I don’t really feel anxious, if anything, I feel more empowered to make it and break through as a film director. Us women have stories to tell as well. Important stories. Girls and women simply don’t get the same chances as men, that’s a fact. At the end of the day, all we need and all we want is equality. I’m not saying that in my perfect world the film industry is dominated by women because the truth is: you need both men as women on a film set in my opinion because men and women think differently, we act differently, we work differently. You need both estrogen and testosterone to create this interesting workflow. I’m not 100% pro-all-female set and I’m not pro all male-sets, what you really need is a combination of both. Choose the person that is right for the job, don’t look at the skin color, the hair color, the gender, or the sexual orientation, choose the person that will give it their all and lift it to the next level because they’re passionate and driven. It’s as simple as that.
SQ: Can you talk a little bit about your conceptualization behind Lazarus?
MVM: I’ve always been highly interested in the afterlife and “in-between.” One of my favorite things to do is read articles or watch videos about people that have died and talk about what they saw or what they felt. It’s just so incredibly fascinating because no one will ever be able to tell accurately what dying feels like or what happens after we die. Do we just vanish or is there actually something like the ‘afterlife’? Something that blew my mind is when I read about the reason we wake up whenever we die in our dreams: our brain has no clue what happens after we die. We cannot fill that in, so we wake up. One of my favorite TV shows is The OA and evidently, it became a huge inspiration source for Lazarus, not only concerning the subject but also the cinematography and color palette. Movies that also inspired me were The Lovely Bones and Flatliners, the original of course.
Okay time to get emotional. Are you ready? One day, while I was writing Lazarus with my co-writer and lead actress Charlotte Christof, I got the news that one of my friends died. He jumped in front of a train. That news hit me like a truck. I just knew I had to make this film even more now. The subject of suicide is so relevant these days and if I can help in any way to put that subject in the spotlight, to get more people talking about it, then I’ll gladly do so. I have struggled with my own mental health for so long. Just some months ago I was probably at my lowest mental state ever. Every day I would cry myself to sleep because I just felt so weirded out by myself and felt like I was not worthy of love or would never achieve anything in my life. Thankfully, I’m doing much better now thanks to an amazing support system. I can’t imagine what it must feel like for people that have a labile mental health but have no support system whatsoever or feel like it will never get better. I wish my arms were long enough to reach out to all of those people and give them the biggest group hug ever. Suicide is a thing and we should talk about it. NO ONE, deserves to feel like they’re not worthy. So please, whoever’s reading this: please know that you are loved and appreciated and if you ever feel like no one cares about you, I care about you.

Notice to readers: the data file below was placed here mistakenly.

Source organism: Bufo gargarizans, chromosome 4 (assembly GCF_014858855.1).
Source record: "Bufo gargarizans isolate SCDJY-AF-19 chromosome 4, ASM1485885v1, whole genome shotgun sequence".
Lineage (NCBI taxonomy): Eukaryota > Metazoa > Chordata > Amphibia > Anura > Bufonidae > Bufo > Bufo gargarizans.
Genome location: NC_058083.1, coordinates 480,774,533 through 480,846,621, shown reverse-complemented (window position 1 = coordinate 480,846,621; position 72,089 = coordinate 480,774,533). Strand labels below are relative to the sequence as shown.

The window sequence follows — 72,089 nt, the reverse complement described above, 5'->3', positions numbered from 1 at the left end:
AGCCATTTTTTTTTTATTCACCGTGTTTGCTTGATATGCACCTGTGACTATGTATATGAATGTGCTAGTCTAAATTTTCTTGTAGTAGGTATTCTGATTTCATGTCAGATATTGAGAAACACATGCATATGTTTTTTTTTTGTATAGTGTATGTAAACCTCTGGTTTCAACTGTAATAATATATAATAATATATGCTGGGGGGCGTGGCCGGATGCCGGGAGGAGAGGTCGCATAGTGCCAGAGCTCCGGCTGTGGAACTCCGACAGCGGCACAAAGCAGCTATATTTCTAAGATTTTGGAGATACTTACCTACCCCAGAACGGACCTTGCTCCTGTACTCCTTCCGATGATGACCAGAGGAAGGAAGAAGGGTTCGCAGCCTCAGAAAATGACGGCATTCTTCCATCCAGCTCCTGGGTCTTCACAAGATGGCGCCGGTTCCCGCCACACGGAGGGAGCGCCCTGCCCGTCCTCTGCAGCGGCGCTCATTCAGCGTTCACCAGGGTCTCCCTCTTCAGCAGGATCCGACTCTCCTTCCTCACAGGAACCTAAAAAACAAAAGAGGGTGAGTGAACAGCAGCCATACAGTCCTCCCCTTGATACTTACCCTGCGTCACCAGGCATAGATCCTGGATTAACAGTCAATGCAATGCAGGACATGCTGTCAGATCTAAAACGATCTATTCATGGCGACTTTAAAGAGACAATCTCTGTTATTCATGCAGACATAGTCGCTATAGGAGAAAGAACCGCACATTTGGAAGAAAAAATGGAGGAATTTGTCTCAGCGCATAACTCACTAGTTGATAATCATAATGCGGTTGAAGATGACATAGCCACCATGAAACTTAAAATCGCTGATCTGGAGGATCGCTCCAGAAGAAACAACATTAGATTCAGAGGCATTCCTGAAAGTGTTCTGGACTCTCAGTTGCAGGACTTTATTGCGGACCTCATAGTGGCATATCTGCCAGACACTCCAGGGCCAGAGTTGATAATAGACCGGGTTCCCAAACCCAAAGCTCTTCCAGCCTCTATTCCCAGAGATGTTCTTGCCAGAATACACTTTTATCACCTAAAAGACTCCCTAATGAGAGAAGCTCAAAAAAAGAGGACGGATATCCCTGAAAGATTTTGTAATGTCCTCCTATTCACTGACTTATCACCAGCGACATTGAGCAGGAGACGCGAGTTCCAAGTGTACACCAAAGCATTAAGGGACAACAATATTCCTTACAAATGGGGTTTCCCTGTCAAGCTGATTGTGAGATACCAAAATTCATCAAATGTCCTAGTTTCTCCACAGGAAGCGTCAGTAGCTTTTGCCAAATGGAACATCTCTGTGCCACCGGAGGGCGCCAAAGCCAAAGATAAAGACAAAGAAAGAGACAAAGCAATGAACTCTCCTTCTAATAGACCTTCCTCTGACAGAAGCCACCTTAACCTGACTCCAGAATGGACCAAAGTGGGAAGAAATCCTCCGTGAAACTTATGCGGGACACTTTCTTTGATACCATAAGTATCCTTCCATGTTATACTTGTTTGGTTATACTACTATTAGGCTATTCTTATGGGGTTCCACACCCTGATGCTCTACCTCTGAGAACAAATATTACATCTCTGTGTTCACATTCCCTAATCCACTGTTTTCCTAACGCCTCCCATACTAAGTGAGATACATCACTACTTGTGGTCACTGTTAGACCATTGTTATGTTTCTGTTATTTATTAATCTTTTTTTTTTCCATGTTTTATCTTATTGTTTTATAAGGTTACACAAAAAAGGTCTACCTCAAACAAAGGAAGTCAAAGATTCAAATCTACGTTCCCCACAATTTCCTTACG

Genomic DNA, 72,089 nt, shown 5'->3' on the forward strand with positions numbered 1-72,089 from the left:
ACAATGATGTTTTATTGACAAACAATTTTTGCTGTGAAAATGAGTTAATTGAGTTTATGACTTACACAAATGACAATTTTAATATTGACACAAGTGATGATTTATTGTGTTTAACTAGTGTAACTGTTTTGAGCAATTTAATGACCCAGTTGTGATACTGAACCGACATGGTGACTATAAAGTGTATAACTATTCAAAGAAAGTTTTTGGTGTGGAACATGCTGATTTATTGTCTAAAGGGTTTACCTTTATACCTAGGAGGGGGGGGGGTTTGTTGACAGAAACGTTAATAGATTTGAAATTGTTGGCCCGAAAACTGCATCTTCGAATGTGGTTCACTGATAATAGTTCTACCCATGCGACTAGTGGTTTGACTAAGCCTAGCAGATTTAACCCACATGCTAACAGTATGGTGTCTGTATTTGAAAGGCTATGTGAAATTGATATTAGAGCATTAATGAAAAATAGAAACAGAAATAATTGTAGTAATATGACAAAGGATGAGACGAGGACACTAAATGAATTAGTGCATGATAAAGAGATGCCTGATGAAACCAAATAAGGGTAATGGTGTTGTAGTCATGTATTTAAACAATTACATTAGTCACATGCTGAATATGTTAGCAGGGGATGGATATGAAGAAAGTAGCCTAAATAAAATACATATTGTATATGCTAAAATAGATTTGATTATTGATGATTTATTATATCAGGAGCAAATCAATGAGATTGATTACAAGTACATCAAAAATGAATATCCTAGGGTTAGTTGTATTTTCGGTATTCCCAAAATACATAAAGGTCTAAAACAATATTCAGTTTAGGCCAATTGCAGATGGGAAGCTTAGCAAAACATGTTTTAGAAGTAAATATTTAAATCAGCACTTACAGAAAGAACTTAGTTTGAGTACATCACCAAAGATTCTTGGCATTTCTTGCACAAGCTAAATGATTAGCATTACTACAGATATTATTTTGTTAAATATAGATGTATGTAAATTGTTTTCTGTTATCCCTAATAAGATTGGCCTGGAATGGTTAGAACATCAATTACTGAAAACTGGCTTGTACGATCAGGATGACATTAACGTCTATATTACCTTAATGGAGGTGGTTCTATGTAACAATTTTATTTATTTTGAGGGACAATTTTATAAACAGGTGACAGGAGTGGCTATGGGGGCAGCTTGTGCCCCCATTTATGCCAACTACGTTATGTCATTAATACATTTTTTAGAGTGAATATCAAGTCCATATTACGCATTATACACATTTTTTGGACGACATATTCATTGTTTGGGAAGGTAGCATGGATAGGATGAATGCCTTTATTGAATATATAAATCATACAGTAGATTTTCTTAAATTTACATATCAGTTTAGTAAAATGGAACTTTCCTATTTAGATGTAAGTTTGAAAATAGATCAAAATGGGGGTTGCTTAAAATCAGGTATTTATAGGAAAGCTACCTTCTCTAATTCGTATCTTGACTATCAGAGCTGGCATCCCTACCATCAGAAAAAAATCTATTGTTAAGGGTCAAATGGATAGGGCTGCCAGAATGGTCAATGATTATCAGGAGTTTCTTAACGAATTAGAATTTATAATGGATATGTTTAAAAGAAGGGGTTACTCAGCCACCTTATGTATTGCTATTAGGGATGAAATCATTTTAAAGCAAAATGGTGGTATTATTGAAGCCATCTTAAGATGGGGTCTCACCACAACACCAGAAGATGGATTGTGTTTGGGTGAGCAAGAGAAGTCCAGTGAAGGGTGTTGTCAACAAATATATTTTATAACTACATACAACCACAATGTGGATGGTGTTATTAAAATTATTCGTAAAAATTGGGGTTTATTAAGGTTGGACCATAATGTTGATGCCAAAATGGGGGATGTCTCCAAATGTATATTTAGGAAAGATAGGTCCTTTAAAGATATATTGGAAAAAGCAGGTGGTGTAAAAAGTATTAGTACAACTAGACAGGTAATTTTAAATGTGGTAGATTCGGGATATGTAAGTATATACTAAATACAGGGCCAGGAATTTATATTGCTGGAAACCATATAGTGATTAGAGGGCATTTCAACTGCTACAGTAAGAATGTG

SQ: Lazarus gives off a sort-of sci-fi vibe. Was this intentional? If so, why did you decide to go this route?
MVM: Very intentional. Lazarus is set in the in-between, the place between life and death; I wanted to make it out of this world, another dimension. Whenever I’m writing scripts I always have movie soundtracks playing in the background and one moment the Blade Runner 2049 soundtrack came on and it just clicked. That was the vibe I was looking for. There are some Inception and Stranger Things vibes as well. It was important to me that the music felt off and not fitting with the movie because I didn’t want people to (as weird as this might sound) connect with the character. I wanted it to feel like you were watching her from a distance, to just listen to Vera and hear what she has to say. I didn’t want it to be melodramatic violin music, not that there’s anything wrong with that, but the subject is already heavy and I didn’t want it to be emotionally draining. So, unwittingly, the music became kind of sci-fi and, in my honest opinion, it just fits. The cinematography, done by the incredible Loïc Dillen, is very tight and clean. We had a clear vision about Lazarus and that was to make it neat and dreamy to fully immerse the viewers in the in-between to show the contrast between the chaotic life. There’s close to no sound in every in-between scene, but once she’s catapulted to reality (on the bridge and at the end), you can hear more background noises like car traffic, the ambulance radio, the water splashing, people talking, etc. The contrast, together with the music and cinematography turned it into more of a sci-fi rather than a drama, which I love.
SQ: What makes Lazarus different from your previous projects?
MVM: It’s probably the most personal film I’ve made so far. Not only because the subject suicide was suddenly part of my world and circle of friends, but because Vera, the character Charlotte portrays, is me. The sarcasm, the hidden pain, the questions she asks, it’s all me. The struggle of not knowing who you are or what to believe anymore, the doubt of whether you’re good enough or not…oh man. All me. That’s why I was so scared but also excited to share Lazarus with the world because if people hated it, they would unknowingly hate a part of me.
SQ: In the future, what are some genres or concepts that you are interested in exploring in your work?
MVM: This is something that always surprises people because I always say I don’t watch horrors simply for the fact that I can’t cope with creepy stuff, but I love making creepy stuff. Don’t get me wrong, I’m a sucker for documentaries about haunted houses or serial killers. I even listen to ghost stories podcasts but I cannot, for the love of God, watch a horror movie. But making them is something that’s in the pipeline. My next short film will be a psychological thriller/horror and I’m so excited to start working on it. I’d also love to make a film about divorce but from the child’s point of view. This is a subject close to my heart and I feel like it has never been done right in movies. They either make it completely “Hollywood” or just don’t portray the emotions in a realistic way. I have lots of projects coming up and I’m so ready to share them with you!
By Isabelle Miller
Isabelle Miller is from the sunshine state of Florida. She is currently a student at Ryerson University in Toronto, Canada studying creative industries. Some of her favorite genres of film are LGBTQ, foreign cinema, and anything starring Amy Adams. Her top three directors are Sofia Coppola, Wong-Kar Wai, and David Fincher. She also loves photography, vintage clothing, and all things butterflies. You can find her on Twitter here @isabellekmiller.